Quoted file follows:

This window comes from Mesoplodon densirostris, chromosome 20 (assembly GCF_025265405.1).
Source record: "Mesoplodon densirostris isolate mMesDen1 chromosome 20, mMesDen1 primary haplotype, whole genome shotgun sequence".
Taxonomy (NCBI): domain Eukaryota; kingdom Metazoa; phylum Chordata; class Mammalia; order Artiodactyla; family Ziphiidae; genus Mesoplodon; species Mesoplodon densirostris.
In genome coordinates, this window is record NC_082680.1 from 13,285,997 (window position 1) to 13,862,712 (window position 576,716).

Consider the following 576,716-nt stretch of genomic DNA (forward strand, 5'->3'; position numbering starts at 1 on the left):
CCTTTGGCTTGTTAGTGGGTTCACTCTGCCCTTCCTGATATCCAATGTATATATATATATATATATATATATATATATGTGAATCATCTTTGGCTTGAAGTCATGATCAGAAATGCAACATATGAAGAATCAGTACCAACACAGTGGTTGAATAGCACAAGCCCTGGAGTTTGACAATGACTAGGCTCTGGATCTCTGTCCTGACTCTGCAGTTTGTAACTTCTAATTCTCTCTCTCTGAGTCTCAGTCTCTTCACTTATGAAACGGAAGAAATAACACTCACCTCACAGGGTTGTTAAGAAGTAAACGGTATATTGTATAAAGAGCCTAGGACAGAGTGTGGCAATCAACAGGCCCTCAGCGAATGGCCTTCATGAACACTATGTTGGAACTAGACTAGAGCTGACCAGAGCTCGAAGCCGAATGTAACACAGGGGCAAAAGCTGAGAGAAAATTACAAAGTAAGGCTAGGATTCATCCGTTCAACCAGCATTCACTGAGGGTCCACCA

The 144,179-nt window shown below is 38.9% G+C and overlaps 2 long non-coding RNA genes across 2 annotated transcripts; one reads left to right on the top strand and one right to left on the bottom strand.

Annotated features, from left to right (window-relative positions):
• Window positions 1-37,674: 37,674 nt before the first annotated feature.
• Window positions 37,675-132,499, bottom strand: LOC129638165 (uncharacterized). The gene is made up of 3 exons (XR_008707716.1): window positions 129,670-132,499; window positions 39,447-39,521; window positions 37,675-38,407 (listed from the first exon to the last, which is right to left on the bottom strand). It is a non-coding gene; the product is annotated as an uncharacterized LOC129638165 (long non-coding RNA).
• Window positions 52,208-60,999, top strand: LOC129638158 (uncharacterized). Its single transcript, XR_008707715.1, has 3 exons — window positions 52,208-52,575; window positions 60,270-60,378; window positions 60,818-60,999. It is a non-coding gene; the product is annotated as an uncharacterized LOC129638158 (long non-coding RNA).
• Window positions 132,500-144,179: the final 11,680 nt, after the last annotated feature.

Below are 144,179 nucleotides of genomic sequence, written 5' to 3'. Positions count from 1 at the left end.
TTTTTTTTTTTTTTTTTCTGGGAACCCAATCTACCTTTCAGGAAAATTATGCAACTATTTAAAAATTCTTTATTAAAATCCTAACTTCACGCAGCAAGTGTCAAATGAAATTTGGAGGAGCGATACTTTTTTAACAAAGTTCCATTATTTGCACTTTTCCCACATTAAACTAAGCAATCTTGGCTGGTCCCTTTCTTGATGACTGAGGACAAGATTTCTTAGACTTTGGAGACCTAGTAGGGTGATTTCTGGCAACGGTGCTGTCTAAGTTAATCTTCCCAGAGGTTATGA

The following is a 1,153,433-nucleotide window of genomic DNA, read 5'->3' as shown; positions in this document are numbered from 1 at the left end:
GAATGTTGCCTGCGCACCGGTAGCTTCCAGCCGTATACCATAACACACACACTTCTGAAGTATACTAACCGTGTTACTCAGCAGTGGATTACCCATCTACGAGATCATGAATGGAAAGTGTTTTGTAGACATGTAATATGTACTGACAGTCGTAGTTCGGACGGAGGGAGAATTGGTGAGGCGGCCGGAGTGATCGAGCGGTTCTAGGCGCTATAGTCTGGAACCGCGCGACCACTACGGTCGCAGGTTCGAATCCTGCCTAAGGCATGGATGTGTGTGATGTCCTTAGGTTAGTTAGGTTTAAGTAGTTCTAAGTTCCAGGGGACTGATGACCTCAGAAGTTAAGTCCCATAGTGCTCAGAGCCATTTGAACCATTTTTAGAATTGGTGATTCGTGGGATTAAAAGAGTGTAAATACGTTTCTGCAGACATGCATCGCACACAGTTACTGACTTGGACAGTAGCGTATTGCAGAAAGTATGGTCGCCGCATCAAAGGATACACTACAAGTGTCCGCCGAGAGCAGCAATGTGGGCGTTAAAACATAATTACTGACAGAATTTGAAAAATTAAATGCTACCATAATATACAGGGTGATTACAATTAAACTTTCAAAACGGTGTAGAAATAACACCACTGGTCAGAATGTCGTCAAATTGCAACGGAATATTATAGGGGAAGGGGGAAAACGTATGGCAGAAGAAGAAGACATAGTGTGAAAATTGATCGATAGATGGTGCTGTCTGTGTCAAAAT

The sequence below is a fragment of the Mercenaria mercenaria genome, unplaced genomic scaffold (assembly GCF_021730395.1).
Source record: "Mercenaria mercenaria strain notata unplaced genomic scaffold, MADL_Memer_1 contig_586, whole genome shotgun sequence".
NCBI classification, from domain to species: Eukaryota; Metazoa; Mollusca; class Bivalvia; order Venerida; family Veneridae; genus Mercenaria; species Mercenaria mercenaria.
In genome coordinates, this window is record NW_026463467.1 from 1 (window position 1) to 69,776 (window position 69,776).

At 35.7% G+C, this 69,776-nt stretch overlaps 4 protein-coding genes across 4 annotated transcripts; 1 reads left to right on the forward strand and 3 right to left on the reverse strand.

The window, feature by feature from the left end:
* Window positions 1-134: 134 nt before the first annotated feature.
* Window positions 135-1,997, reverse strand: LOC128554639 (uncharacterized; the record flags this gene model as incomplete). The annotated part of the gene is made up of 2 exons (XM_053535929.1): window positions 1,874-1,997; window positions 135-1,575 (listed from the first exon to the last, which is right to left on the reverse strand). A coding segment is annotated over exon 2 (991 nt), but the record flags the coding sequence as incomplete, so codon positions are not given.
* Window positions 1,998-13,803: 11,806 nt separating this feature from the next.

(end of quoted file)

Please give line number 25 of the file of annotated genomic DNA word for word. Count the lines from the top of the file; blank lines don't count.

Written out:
* Window positions 1,998-13,803: 11,806 nt separating this feature from the next.